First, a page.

Zalman Suzayev was born in 1911 in Riga, Latvia. In his youth, he gained prominence as one of the heads of the the Hasmonean Union, a Jewish students’ organization, and as a star soccer player for Hakoah Riga. Following his immigration to pre-state Israel in 1935, he entered the import business and wholesale trade. In 1949-50, he served as president of the Tel Aviv-Jaffa Trade Bureau Association, was active in the General Zionist Party, and served as deputy minister for trade and industry in the government of Moshe Sharett.

In May 1965, Zalman Suzayev was elected president of the Manufacturers Association, a position he held for 4 years. He sat on the advisory board of the Bank of Israel and was chairman of the public council for security loans.

As president of the MIA, Suzayev left his mark on internal organizational affairs and in consolidating a clear economic policy to guide the association in its various struggles. In 1974-75, he chaired the directorate of Rassco.

Zalman Suzayev died in 1981.


Yehuda Bar-Natan (1960-1962)

Yehuda Bar-Natan was born in Poland in 1903 and educated in Germany. He immigrated to pre-state Israel in 1934 and became a partner in the alcohol factory Hatoses. Bar-Natan instigated the merger of 10 oxygen factories in Israel into two large factories in Haifa and Tel Aviv and, in the 1970s, controlled 9 factories in Israel, including a beer factory, a yeast and alcohol factory, and an aluminum tube factory.

In addition to his work as an industrialist, he was very active in the public sphere as a member of the executive committee of the MAI, chairman of the executive committee, member of the board of directors of the Israel Industry Bank, and representative of the Association on various boards, such as the Bank for Industrial Development. In 1959, following Arye Shenkar’s death, he agreed to take on the position of chairman of the directorate of the manufacturers association, at the request of his colleagues. His term in office is referred to as the “post-Shenkar” period.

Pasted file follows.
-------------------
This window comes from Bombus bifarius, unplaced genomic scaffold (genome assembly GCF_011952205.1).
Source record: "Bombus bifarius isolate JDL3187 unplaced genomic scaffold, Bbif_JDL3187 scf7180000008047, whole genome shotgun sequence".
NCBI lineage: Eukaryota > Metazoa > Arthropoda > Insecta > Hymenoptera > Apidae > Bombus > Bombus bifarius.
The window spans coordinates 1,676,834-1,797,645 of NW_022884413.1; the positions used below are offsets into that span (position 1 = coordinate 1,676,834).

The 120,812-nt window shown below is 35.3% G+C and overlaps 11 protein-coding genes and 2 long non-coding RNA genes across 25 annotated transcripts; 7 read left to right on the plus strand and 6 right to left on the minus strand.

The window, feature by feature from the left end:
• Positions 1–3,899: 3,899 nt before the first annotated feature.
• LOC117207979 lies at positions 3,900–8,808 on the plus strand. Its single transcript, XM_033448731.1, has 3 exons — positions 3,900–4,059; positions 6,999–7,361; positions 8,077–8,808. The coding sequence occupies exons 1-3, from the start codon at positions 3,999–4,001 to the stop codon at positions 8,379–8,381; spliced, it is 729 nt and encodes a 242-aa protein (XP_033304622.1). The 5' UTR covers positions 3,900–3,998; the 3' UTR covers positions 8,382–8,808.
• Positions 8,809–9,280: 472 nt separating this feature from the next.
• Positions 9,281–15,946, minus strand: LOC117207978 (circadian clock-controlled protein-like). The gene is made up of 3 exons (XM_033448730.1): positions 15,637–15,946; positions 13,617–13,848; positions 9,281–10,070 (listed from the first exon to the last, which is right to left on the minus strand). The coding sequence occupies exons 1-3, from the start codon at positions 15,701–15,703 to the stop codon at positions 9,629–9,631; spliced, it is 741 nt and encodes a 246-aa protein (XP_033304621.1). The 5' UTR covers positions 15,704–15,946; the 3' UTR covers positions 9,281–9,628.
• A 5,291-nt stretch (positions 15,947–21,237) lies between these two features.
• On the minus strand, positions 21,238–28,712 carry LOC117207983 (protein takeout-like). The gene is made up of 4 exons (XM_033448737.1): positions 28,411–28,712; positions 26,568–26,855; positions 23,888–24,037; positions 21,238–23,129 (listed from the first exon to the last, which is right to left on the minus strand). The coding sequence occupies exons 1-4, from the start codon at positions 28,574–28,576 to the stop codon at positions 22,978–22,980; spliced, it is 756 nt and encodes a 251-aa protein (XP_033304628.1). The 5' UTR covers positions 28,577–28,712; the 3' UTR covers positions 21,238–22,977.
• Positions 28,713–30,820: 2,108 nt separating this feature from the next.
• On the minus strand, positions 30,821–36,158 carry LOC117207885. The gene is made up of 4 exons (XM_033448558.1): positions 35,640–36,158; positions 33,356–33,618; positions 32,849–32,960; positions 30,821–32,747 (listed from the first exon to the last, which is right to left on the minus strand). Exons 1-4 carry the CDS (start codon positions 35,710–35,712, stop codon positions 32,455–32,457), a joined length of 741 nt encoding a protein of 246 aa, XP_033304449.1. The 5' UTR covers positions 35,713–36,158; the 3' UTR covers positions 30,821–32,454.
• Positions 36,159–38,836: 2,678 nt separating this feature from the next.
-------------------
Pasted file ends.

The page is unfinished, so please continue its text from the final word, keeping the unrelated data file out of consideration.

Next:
Bar-Natan resigned from this position after only two years in office because of health issues, but continued to fill other roles in the association. Many remember Bar-Natan as a reserved person, gentlemanly in appearance and personal style, referring to him as “a quiet industrialist”. He died in 1989.


Mark Moshvitz (1969-1975)                                                                                                 

Mark Moshvitz was born in 1920 in Rostov, USSR. He studied in London and then studied chemistry at Cambridge. He immigrated to pre-state Israel at the age of 20. In 1941, he began to work in the Elite factory, of which his father was one of the founders. In 1961, he became the chairman of the concern’s board of directors.

From 1959, he held key positions in the Manufacturers Association, including chairman of the export committee, chairman of the food division, and chairman of the executive committee. From 1964 to 1969, he served as chairman of the Israel Exports Institute and in 1964 was elected chairman of the Israel Industry Bank’s board of directors. In the summer of 1969, Moshvitz was elected president of the Manufacturers Association. As president, his perception of, and attitude towards, industry and the national responsibility resting on industry’s representatives was innovative. His organizational abilities were exceptional, and his leadership style quiet, yet charismatic.

Other positions he held included heading a project for providing a “roof for every developmentally challenged child” and he gave considerable publicity to the topic of special needs children. He was active in the Technion and founded Beit Dani in the Hatikva neighborhood of Tel Aviv, in memory of his son, who died in an aircraft accident. In 1978, Moshvitz was appointed a member of the advisory committee of the Bank of Israel and, in 1979, chairman of the board of directors of the Melacha Bank. The MAI presented him with a special Industry Award in 1983. In 1989, he was elected chairman of the First International Bank’s board of directors.


Oded Tira (1999-end of 2004)